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Dear catholic.com visitors: This website from Catholic Answers, with all its many resources, is the world's largest source of explanations for Catholic beliefs and practices. A fully independent, lay-run, 501(c)(3) ministry that receives no funding from the institutional Church, we rely entirely on the generosity of everyday people like you to keep this website going with trustworthy , fresh, and relevant content. If everyone visiting this month gave just $1, catholic.com would be fully funded for an entire year. Do you find catholic.com helpful? Please make a gift today. Thank you. Wishing you a blessed Lenten season.

Moneta

Theologian, b. at Cremona, Italy, date unknown; d. at Bologna, 1240

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Moneta (MONETUS), theologian, b. at Cremona, Italy, date unknown; d. at Bologna, 1240. He was one of the first disciples of St. Dominic. Previous to his entrance into the order in 1220, he was professor of philosophy in the university of Bologna, where his rare erudition and depth of thought as well as his clearness of exposition won for him a wide reputation. The eloquence of Bl. Reginald, the superior of the local community, attracted to the order so many renowned doctors and students that Moneta began to fear for his own prestige, to insure which, he care-fully avoided the preacher and exhorted his pupils, by word and example, to do likewise. But yielding to his pupils’ wishes one day he accompanied them to a sermon and was so deeply moved by it that he resolved to become a religious. He was later noted for his sanctity no less than for his eloquent and learned controversies with the heretics. His intense devotion to study caused him to lose his sight in the latter days of his life. He is the author of “Summa contra Catharos et Waldenses“, a widely read work during his time. It was first edited in 1743 by a religious of his order, Thomas August Ricchini, who supplied the work with copious notes. In a biographical sketch of the author with which he prefaced the work, we are informed that Moneta wrote also a commentary on Aristotle‘s logic and a “Summa casuum conscientiae”.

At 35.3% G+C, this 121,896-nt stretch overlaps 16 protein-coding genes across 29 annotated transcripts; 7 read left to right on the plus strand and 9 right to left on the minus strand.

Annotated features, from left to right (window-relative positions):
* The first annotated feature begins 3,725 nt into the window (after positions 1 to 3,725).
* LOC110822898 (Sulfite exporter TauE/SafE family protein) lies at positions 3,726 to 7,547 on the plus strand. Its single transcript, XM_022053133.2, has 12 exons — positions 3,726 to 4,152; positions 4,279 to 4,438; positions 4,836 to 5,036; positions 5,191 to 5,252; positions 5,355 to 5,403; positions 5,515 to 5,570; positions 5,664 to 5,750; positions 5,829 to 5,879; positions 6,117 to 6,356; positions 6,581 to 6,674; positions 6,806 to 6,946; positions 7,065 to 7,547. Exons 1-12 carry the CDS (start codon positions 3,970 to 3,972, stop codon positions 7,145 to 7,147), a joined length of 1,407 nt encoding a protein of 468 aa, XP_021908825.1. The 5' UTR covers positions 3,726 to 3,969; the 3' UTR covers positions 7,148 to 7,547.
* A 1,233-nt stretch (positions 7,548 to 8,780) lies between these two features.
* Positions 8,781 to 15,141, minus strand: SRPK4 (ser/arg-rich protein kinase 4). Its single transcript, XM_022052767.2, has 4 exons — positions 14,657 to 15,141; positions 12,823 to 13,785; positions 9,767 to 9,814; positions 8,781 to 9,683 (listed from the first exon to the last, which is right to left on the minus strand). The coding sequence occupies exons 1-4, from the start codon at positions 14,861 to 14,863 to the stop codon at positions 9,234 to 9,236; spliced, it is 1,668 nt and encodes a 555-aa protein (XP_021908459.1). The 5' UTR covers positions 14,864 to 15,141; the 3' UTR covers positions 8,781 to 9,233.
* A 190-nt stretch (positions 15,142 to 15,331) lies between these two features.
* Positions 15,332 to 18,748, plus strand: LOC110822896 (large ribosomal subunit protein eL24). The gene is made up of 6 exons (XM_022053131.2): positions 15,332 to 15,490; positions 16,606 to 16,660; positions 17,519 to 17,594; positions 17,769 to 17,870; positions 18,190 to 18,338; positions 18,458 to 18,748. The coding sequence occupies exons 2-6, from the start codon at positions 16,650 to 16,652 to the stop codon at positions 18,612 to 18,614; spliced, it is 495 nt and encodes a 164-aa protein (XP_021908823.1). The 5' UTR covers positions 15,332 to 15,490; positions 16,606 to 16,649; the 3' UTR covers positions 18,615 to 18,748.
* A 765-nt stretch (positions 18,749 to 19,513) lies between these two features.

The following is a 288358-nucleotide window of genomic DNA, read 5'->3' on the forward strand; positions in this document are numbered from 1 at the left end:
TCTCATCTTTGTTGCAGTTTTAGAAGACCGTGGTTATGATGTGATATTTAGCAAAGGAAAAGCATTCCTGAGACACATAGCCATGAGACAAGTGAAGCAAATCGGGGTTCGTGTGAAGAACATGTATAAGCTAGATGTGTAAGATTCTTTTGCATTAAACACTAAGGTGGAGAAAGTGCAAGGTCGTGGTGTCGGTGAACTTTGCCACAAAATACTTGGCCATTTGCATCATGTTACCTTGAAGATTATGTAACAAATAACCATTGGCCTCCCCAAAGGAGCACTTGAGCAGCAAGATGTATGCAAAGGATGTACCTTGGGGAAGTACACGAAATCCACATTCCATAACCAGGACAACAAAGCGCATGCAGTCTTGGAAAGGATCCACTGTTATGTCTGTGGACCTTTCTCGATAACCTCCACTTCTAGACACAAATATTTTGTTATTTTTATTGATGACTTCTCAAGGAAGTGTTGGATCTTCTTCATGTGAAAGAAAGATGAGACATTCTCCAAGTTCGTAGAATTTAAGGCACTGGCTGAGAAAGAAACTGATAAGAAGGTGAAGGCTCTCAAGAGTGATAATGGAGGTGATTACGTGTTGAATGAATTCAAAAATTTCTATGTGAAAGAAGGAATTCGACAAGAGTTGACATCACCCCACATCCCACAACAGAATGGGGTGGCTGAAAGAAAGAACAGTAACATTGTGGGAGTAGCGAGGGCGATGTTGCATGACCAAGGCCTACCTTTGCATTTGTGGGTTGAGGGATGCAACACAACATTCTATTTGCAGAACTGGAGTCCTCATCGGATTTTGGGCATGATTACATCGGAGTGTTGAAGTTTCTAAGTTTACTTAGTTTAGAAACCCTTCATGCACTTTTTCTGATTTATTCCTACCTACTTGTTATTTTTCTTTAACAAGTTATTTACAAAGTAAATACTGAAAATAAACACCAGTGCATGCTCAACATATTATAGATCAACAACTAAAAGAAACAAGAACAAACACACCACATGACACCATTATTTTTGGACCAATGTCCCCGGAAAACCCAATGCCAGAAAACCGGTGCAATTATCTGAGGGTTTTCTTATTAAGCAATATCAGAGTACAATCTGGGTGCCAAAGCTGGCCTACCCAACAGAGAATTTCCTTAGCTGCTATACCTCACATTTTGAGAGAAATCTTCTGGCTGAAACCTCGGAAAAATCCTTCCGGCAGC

JOSEPH SCHRODER


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